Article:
Credit: Then again, those home prices may be coming down soon if mortgage delinquencies — or mortgage interest rates — keep rising. Yes, applications did increase last week. However, the average 30-year rate is now 4.75%; two years ago, it was 3.3%. That means since March 2016, the monthly payment on a $250,000 mortgage has climbed from $1095 to $1304. You think wages climbed that fast? Neither do I.
Debit: Mortgage payments aren’t the only debts with distressed borrowers. Missed payments on credit cards at small banks — that is, those outside the 100 largest, measured by total assets — have risen sharply over the past year too, with charge-off rates above 7%. The last time there was a similar surge in the average charge-off rate at small banks was right before the onset of the Great Financial Crisis. Uh oh.
Credit: On the other hand, real personal spending was unchanged last month, after a 0.2% drop in January — that’s the biggest two-month decline since … wait for it: the 2008 financial crisis. Not coincidentally, the personal savings rate is climbing, bucking a two-year downtrend; last month it ticked from 3.2% to 3.4%. Too bad the interest that banks pay savers is still virtually nil, guaranteeing lost purchasing power.
Debit: So there you have it: higher prices, stagnant wages — the perfect stagflation recipe — coupled with rising savings, maxed out credit cards, and plunging spending plans, and topped off with a rapidly-inverting yield curve, illustrated by the chart below. It’s a cocktail that strongly suggests the nine-year economic “recovery” and the bull market in stocks are coming to an end. Take that Easter basket to Grandma’s house.
The Question of the Week
Last Week’s Poll Results
How much credit card debt are you currently paying interest on?
- $0 (88%)
- $1 – $5000 (10%)
- More than $5000 (3%)
More than 1200 people responded to last week’s question and, I’m happy to say, almost 9 in 10 Len Penzo dot Com readers pay off their credit cards in full at the end of every month — assuming they have any credit card charges at all. I guess I shouldn’t be surprised!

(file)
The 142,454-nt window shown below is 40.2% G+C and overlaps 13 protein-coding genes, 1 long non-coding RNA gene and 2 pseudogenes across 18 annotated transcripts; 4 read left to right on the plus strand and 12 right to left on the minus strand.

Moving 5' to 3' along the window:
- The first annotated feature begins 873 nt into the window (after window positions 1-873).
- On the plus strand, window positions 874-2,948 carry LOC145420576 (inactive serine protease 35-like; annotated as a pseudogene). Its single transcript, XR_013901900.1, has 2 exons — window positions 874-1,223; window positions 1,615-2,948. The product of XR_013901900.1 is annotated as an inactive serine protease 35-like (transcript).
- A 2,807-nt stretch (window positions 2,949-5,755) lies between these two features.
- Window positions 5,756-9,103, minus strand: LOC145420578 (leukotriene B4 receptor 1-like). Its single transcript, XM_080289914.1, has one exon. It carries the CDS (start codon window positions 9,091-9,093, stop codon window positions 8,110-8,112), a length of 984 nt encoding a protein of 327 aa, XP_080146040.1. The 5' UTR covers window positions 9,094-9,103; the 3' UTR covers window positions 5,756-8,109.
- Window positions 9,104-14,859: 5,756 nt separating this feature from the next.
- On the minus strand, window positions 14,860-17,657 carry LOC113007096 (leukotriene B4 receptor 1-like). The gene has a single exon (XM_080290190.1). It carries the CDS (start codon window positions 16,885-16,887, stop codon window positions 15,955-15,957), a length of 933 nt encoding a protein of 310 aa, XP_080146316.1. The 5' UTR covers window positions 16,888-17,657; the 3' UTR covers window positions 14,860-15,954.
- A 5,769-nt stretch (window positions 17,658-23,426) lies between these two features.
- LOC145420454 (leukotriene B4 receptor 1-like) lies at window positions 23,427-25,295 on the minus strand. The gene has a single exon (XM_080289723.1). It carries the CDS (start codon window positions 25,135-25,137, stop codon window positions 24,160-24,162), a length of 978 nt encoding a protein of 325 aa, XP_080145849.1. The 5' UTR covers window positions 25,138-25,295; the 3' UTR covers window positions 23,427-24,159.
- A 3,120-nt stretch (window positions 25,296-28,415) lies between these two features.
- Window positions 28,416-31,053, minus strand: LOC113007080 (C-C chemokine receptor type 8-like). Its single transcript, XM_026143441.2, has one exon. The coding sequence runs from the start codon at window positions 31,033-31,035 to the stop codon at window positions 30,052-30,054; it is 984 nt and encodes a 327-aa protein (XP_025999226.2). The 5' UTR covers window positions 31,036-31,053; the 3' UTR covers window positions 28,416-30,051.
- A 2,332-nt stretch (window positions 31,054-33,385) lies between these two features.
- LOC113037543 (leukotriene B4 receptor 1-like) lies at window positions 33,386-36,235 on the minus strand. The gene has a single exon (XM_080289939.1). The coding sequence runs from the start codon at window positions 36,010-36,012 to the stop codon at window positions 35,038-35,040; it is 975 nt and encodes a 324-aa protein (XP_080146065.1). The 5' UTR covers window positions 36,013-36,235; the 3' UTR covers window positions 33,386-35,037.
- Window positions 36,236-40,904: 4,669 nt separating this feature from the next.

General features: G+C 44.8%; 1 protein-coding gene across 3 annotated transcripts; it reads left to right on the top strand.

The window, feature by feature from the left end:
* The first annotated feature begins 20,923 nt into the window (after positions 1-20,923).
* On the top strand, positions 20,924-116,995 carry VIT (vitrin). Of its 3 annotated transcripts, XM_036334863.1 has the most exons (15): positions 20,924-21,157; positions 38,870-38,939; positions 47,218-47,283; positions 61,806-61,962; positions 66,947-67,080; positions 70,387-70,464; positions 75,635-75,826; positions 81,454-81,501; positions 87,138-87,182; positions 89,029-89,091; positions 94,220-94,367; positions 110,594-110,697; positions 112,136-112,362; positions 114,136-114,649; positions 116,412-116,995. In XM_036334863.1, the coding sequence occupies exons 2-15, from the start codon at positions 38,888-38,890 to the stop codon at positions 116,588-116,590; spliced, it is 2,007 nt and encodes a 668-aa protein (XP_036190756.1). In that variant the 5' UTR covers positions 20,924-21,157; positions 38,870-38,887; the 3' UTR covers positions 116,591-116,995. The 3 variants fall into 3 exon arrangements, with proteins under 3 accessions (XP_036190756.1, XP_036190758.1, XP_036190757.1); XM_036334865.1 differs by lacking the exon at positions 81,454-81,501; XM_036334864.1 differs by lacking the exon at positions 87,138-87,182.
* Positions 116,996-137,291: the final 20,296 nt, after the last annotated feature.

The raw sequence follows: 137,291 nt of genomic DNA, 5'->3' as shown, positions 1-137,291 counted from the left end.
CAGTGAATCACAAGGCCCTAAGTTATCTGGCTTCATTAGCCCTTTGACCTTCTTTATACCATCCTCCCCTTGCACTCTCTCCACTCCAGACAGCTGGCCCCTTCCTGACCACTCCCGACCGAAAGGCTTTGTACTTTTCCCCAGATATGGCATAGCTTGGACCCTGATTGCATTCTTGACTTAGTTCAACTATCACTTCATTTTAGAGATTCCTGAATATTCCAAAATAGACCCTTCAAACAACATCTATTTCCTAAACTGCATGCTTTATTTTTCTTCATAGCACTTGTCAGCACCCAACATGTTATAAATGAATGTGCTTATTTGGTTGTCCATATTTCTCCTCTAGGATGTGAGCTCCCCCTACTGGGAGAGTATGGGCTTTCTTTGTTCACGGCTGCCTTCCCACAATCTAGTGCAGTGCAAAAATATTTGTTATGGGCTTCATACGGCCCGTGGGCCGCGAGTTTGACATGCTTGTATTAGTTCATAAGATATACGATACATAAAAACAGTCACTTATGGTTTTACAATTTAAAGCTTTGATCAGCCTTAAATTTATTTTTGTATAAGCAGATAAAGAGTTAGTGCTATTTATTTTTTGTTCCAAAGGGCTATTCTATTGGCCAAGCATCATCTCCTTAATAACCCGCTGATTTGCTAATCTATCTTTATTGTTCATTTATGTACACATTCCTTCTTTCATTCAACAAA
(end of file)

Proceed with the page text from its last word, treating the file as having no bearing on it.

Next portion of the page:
By the Numbers
With Easter Weekend upon us, here are a few facts and figures on this Spring holiday:
84% Americans who will be celebrating the holiday in some way.
57% Americans who will take part in an Easter Egg hunt.
55% Americans who say they will color eggs this year.
73% People who say they intend to give gifts to others.
51% Americans who intend to attend church services on Easter Sunday.
Useless News: How Smart Is Your Right Foot?
You have to try this! It’s from an exercise from an orthopedic surgeon — and it will confuse your mind. You can try to outsmart your foot — but you won’t! It’s pre-programmed in your brain!
- While sitting at your desk in front of your computer, lift your right foot off the floor and make clockwise circles.
- Now, while doing this, draw the number ‘6’ in the air with your right hand. Your foot will change direction.
See? I told you! And there’s nothing you can do about it! It’s stupid, but before the day is done I know you’re going to try it again!
Other Useless News
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Letters, I Get Letters
Every week I feature the most interesting question or comment — assuming I get one, that is. And folks who are lucky enough to have the only question in the mailbag get their letter highlighted here whether it’s interesting or not! You can reach out to me at: Len@LenPenzo.com
After reading my article explaining why corner lots are for suckers, RHW shrugged off the additional fence costs that come with such properties:
I love my corner lot! Why would I need a fence? If people are close enough to see what I’m doing, they are trespassing and I can shoot their dumb ass!
Call me crazy, but I’ll bet you don’t have many neighbors who ever stop by to borrow a cup of sugar.
I’m Len Penzo and I approved this message.
Photo Credit:Teresa Whitaker